Denton and Reddish MP, Andrew Gwynne, has raised his concerns as the government has decided to accelerate their plans to increase the state pension age to 68 for both men and women.
Initially, proposals suggested that the change would begin sometime around 2045, now however the government has said it plans to accelerate to rise to the state pension age, from 67 to 68, by seven years, to sometime between 2037 and 2039. In practise, this means about 7 million people in the UK aged in their late 30s and 40s will have to work an extra year until they are 68 before claiming their state pension.
By implementing the recommendations of their Cridland Review, they are taking £10,000 from the state pension of 7.6 million people. Their announcement followed concerns raised days before by Professor Sir Michael Marmot and Public Health England over faltering life expectancy and wide disparities in healthy life expectancy.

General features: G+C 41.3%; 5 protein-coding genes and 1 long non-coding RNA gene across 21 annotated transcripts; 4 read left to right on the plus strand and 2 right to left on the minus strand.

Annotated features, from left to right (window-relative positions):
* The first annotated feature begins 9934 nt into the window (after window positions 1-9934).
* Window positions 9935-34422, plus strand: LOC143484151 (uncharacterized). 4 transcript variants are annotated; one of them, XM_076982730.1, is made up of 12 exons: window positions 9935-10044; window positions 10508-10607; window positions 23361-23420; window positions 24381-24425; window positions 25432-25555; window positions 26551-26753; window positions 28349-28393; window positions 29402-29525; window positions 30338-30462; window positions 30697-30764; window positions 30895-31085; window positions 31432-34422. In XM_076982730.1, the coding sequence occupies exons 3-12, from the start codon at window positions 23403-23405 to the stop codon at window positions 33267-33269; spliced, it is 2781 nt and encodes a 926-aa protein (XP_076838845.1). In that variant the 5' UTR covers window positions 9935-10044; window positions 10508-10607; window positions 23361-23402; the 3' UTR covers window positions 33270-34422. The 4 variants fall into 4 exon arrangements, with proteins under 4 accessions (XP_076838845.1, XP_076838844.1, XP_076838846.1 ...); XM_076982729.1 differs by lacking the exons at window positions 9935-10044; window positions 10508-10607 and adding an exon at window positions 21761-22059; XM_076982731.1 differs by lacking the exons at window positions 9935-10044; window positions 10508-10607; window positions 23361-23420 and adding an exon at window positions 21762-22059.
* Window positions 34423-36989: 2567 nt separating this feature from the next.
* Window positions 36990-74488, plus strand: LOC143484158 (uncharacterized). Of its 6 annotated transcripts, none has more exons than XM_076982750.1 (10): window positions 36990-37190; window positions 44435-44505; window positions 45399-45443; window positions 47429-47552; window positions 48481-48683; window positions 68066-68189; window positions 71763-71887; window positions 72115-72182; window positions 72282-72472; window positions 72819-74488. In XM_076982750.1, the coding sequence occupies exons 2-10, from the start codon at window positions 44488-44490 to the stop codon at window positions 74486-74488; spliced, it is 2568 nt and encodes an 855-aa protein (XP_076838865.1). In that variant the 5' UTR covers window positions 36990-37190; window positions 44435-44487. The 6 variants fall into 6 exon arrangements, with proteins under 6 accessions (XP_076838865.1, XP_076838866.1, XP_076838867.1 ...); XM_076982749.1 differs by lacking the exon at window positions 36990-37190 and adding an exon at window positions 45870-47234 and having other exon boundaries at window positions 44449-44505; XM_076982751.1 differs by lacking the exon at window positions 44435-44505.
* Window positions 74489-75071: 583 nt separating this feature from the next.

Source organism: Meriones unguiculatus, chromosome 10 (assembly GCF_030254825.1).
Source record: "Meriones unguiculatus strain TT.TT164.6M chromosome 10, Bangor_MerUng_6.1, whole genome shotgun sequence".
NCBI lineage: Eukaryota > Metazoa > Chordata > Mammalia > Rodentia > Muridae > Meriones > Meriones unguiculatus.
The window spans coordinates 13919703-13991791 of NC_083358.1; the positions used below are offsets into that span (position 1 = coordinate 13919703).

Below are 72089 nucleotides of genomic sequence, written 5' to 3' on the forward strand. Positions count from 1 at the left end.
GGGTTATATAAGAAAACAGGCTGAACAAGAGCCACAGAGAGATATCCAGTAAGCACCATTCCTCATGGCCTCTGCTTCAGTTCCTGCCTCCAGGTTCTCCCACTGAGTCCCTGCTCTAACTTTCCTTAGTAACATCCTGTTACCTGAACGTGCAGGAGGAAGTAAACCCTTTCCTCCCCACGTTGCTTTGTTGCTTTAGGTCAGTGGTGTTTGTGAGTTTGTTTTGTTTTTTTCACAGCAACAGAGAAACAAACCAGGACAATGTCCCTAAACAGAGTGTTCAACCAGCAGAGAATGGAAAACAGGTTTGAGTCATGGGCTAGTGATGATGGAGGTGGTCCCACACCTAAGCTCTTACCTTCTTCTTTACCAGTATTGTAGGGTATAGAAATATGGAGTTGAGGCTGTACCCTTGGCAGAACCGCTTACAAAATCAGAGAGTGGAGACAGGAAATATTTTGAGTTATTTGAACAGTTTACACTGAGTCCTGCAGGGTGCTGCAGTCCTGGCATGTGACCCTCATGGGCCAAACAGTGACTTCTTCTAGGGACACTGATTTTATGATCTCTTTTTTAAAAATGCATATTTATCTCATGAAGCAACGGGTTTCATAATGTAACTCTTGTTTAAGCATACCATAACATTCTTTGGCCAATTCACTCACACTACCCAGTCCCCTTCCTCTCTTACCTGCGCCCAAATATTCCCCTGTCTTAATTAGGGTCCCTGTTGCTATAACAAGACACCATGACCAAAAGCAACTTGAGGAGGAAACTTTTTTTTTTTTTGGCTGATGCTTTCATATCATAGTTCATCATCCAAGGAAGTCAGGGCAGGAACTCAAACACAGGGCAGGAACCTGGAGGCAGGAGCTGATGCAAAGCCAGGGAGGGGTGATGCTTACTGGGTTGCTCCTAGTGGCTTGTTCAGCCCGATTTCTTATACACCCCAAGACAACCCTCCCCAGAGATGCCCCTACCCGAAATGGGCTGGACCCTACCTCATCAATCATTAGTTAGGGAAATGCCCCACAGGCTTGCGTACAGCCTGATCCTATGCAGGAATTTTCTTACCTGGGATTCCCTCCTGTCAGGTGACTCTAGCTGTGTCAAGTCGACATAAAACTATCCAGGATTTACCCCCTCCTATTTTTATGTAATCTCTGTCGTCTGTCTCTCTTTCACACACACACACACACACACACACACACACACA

Labour has committed to leaving the state pension at 66 years of age, while undertaking a review of the most recent evidence around life expectancy, healthy life expectancy and the impact of a higher retirement age upon those working in arduous jobs.
Added to this the government has also committed raising the state pension for women born after April 1953; the so called WASPI women, who will see their state pension age rise by up to 18 months as part of plans to make it 66 by 2020, the same as for men. The plans were passed in 2011 – but tens of thousands of women complained they changes came at very short notice resulting in many having to completely change their retirement plans.
Labour is keen to ensure that the mistakes made over equalization of the retirement age for women born in the 1950’s are not repeated. We have already committed to extending pension credit to hundreds of thousands of the most vulnerable of these women, and are exploring further transitional protections moving forward.
Andrew Gwynne said:
“This Tory Government are asking millions of people to work longer to pay for their failing austerity plans.
“The latest research on life expectancy shows that there is no evidence for bringing the state pension age further forward.”
“That’s why Labour want to take a measured approach, leaving the state pension age at 66 while we review the evidence emerging around life expectancy and consider how we can protect those doing physical jobs. Talking to local people is a vital part of that process.”